- Multiple Joints ―Create, manage, and weight multiple joints to quickly and easily deform and pose full-figure models. Artists can now create symmetrical pairs of joints, while joint hierarchies can be created automatically based on influenced vertices.
When ptex uvs are created, Mudbox looks at the shape and size of faces *at the highest level*. The reason for this is that, as you know, subdividing a mesh has an averaging affect on the positions of vertices that causes face sizes to even out and face shapes to square up. For example, in a situation where a large face is adjacent to a skinny face (as is common in hard surface objects), subdividing these faces will cause the skinny face to double or triple in width and the large face to shrink in width. So it’s important that the UV space allotted for these faces represent the shape and size of these faces at rendertime (ie. subdivided). So if a mesh is intended to be rendered as subd, the user should subdivide the mesh a few times before setting it up for ptex.
One way in which Mudbox-3ds Max/Maya interop is superior to GoZ is that the scene is updated with changes from Mudbox, not replaced with Mudbox data. So if your 3ds Max/Maya scene has hierarchies, layer assignments, custom attributes, any special scene setups, these are all retained through the roundtrip with Mudbox. Whereas roundtrip through GoZ, on the other hand, just blows all of that away – your scene is reduced to just mesh data coming from Zbrush.
Paint layers can have multiple layer masks and these masks can be blended together using blend modes.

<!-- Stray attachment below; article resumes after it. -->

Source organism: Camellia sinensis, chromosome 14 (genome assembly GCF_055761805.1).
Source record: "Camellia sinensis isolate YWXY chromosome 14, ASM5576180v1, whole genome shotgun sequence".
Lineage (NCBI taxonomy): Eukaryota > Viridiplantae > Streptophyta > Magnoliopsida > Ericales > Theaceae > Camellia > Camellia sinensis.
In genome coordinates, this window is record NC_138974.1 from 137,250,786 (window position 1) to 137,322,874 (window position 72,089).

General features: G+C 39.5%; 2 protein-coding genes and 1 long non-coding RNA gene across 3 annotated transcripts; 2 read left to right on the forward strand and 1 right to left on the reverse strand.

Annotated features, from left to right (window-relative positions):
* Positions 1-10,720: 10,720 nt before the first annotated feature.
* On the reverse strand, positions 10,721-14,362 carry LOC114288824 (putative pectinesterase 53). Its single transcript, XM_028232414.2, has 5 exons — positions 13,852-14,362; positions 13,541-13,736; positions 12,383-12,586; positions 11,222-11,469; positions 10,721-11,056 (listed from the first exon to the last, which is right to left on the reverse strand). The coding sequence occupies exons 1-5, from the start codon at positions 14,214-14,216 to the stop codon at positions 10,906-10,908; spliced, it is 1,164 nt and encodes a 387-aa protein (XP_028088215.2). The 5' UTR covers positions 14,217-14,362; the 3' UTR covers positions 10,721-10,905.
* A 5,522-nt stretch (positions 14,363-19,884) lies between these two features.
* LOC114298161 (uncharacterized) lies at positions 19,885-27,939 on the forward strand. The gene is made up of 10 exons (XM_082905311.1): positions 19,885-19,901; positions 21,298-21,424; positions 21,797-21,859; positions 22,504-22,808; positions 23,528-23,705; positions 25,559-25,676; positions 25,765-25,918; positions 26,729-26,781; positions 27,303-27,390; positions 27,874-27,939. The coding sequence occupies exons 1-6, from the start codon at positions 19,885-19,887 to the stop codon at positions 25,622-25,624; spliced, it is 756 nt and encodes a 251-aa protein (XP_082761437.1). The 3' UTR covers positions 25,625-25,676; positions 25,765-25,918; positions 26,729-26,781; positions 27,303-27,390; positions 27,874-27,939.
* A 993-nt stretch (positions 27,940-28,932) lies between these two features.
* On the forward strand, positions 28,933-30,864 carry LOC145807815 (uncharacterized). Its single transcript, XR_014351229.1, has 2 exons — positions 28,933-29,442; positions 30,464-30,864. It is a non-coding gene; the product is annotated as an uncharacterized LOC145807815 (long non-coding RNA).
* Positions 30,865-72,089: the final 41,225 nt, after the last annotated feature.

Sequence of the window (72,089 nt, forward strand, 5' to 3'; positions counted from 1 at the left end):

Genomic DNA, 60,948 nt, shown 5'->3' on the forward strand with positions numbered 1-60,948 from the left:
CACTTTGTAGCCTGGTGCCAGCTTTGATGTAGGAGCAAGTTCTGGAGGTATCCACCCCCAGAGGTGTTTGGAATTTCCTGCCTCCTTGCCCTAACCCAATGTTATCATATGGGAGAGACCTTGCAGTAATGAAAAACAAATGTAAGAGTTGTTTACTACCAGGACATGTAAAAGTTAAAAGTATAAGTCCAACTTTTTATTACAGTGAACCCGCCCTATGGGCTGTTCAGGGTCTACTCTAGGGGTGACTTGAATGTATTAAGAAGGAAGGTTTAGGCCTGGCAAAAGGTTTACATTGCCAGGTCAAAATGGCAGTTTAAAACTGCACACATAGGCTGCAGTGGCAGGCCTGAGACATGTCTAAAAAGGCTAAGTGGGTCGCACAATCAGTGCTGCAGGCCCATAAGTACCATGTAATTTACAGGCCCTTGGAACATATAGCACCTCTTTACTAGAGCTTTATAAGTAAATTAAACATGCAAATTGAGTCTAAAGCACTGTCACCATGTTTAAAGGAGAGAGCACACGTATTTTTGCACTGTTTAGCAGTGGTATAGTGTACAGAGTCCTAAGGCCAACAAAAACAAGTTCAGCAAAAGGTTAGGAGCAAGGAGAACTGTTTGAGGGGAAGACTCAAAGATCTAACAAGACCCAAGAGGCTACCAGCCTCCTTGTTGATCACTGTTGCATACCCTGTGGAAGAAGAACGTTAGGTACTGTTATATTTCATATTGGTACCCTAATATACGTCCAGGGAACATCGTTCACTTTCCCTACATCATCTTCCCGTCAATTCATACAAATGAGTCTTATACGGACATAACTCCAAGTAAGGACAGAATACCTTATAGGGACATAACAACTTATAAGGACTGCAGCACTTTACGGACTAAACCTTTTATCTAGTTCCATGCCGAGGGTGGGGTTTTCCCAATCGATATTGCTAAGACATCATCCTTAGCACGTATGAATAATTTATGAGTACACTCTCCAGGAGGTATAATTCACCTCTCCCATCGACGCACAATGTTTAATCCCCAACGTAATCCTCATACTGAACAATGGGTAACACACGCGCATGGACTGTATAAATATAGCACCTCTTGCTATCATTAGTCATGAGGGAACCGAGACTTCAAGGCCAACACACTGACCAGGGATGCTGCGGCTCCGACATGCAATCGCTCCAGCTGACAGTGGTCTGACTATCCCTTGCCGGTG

The “Adjust Color” function is quite powerful and can reproduce many/most of the color adjustment operations in Photoshop and Mari. Operations like Color Balance, Invert, Posterize, etc. can all be done using the Curves and HLS controls in the Adjust Color window. (We wanted to add some presets to the window, but ran out of time)
The hotbox and other marking menus are supposed to be customizable by the user, by modifying xml files on disk. Users are also supposed to be able to create their own marking menus (by adding new xml files to the same directory) and assign hotkeys to them in the hotkey editor.
Painting blur with a large brush on a high resolution texture is several times faster in Mudbox than doing the same in Photoshop – there’s no comparison.
The edge bleed has been dramatically improved for Mudbox 2012. it’s superior to the pixel-stretching techniques used by Mari and other paint programs. The edge bleed is actually painting the detail beyond the boundaries of the UV shell – and doing this in realtime in 3d (not as a post-process).
FlareFactoryPlus is a tool I wrote that fills a big gap in Nuke…preset Lens flares. Typically in Nuke when you need a lens flare for a shot, you have to just spend the time to make one by hand. But sometimes that’s a tall order when a deadline is looming! That’s where FlareFactoryPlus comes in. Load it up, then all you have to do is select your preset flare and you’re 90% there. You can then customize the flare with a series of controls such as the opacity, size, position, color, brightness, and even chroma shift.
A built in automatic tracker is included as well for integration. Just hit ‘Go’, and watch MaxTrack track the brightest pixel in your scene.
Download FlareFactoryPlus and check out the 16 presets I’ve used for a number of studio projects over the past 2 years!
Studio tested, mother approved.